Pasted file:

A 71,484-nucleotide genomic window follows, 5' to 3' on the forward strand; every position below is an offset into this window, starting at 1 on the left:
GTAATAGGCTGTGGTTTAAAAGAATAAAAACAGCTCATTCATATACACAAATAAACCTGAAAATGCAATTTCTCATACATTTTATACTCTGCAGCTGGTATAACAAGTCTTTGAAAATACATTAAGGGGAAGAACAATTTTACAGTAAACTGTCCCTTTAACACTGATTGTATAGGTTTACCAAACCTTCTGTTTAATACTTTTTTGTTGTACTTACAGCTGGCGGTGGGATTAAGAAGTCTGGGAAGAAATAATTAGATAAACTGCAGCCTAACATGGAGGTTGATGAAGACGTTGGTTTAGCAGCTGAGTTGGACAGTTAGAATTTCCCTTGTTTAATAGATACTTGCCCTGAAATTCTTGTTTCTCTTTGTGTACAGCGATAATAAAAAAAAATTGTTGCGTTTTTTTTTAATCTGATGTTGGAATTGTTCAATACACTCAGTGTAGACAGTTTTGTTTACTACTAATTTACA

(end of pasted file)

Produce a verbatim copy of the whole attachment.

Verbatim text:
A 71,484-nucleotide genomic window follows, 5' to 3' on the forward strand; every position below is an offset into this window, starting at 1 on the left:
GTAATAGGCTGTGGTTTAAAAGAATAAAAACAGCTCATTCATATACACAAATAAACCTGAAAATGCAATTTCTCATACATTTTATACTCTGCAGCTGGTATAACAAGTCTTTGAAAATACATTAAGGGGAAGAACAATTTTACAGTAAACTGTCCCTTTAACACTGATTGTATAGGTTTACCAAACCTTCTGTTTAATACTTTTTTGTTGTACTTACAGCTGGCGGTGGGATTAAGAAGTCTGGGAAGAAATAATTAGATAAACTGCAGCCTAACATGGAGGTTGATGAAGACGTTGGTTTAGCAGCTGAGTTGGACAGTTAGAATTTCCCTTGTTTAATAGATACTTGCCCTGAAATTCTTGTTTCTCTTTGTGTACAGCGATAATAAAAAAAAATTGTTGCGTTTTTTTTTAATCTGATGTTGGAATTGTTCAATACACTCAGTGTAGACAGTTTTGTTTACTACTAATTTACA